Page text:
Arthur Benson, who was known as "The Toyman" through his work as a curator at York's Castle Museum, also played a leading role in the Scouting movement.

He was Group Scout Leader of the Lord Mayor's Own Scout group, based in Bootham Terrace, and was awarded one of Scouting's highest awards, the Silver Acorn, for his services to the organisation.

Now the Lord Mayor's Own group is organising a memorial service on Sunday, at 3pm, at Clifton Methodist Church.

Tony Wilcock, who is the current Group Scout Leader, said Scouts were expected to attend from across Yorkshire.

But he stressed that members of staff from the museum were also being invited along. He said the Lord Mayor of York, Coun Janet Hopton, had also been invited.

He added that a tree would also be planted earlier in the day in a private Scouting ceremony at the organisation's campsite, Snowball Plantation, at Stockton-on-the-Forest, with members of Mr Benson's family being invited.

Mr Benson, who died last autumn, aged 79, gave enjoyment to millions of visitors to York's Castle Museum for more than 40 years until his retirement in 1993.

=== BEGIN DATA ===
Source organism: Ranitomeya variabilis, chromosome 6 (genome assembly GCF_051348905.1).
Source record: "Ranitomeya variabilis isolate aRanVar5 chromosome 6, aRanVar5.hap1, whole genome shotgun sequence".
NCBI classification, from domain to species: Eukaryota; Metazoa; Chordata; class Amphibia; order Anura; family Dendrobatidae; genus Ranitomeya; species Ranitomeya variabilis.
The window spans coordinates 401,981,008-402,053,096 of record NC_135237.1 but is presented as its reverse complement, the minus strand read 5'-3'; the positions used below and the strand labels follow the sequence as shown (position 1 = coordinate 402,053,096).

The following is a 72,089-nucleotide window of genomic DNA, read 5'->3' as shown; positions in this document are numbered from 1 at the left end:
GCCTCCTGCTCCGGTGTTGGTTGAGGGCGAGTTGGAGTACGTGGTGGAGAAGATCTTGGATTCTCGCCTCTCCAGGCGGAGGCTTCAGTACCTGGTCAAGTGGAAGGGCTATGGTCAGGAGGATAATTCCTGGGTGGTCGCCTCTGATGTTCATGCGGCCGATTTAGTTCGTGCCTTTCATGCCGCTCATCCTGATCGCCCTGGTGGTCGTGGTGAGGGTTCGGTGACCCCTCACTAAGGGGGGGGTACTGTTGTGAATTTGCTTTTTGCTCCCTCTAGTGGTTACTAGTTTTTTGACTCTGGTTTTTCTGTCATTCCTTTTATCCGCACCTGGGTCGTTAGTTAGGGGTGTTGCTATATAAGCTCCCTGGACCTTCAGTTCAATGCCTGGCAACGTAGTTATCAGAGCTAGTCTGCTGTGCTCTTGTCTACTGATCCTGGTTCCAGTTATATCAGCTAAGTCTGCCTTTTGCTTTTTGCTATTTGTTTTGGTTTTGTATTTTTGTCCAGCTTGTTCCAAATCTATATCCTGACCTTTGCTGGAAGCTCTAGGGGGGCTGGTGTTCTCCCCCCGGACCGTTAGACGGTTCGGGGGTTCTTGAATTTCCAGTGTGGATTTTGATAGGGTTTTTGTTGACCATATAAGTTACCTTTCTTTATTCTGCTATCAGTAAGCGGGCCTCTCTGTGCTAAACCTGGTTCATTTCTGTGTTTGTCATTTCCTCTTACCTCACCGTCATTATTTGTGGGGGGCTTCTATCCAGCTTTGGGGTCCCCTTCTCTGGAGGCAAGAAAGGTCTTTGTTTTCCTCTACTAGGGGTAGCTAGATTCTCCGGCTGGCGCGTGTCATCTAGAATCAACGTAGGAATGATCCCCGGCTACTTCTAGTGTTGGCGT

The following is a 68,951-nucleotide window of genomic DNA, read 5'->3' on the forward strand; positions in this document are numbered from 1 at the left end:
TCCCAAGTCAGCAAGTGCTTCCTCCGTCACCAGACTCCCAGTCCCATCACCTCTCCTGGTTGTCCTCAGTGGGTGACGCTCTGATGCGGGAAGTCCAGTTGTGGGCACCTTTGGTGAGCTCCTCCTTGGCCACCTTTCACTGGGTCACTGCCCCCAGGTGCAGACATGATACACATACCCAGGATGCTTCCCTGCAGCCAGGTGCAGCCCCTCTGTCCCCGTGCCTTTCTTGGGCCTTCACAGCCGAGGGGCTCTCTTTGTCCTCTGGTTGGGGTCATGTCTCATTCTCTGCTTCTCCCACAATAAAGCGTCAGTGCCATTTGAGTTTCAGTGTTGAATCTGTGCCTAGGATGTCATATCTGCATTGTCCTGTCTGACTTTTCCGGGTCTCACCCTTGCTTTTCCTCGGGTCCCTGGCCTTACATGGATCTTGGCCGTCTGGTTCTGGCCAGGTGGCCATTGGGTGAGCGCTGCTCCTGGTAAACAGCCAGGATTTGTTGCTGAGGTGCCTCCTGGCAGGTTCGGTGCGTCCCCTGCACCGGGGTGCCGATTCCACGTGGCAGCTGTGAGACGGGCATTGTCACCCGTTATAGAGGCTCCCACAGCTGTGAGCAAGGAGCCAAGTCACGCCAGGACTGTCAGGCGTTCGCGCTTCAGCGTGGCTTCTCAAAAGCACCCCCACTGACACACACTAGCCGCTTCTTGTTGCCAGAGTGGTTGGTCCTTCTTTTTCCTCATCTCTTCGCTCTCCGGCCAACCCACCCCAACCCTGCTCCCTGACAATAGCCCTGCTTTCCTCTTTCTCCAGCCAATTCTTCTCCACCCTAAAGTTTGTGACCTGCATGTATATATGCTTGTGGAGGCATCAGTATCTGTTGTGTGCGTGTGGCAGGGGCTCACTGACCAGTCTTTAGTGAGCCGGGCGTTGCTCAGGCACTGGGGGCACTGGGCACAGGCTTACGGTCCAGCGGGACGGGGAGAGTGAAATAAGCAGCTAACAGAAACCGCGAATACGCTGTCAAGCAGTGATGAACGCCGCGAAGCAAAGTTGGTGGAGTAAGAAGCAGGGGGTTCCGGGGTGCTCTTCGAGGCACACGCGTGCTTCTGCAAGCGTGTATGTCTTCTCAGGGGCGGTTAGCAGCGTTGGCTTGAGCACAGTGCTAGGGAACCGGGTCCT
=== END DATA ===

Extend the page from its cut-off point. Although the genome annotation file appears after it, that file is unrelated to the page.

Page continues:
The Press reported last autumn how, with his half-moon spectacles and tweed jacket, he was the epitome of the typical curator.

He worked as an assistant in museums in Leicester and Gloucester, before arriving at the Castle Museum in 1959 to take up the post as assistant curator.

In the early 1960s, the museum had only a small staff, so a curator's duties were many and varied. One minute he might be collecting future exhibits for the museum in his elderly van, the next helping to make the bricks for, and put up shop fronts in, the museum's famous Edwardian street Half Moon Court, which opened in 1963.

He promoted the museum through innumerable talks, lectures and demonstrations across the North of England, and had an encyclopaedic knowledge of children's toys and games.

His nickname, The Toyman, came from a sign over the toymaker's shop in the museum's Victorian street, Kirkgate.

Mr Benson received an honorary fellowship of the Museums' Association in the early 1980s.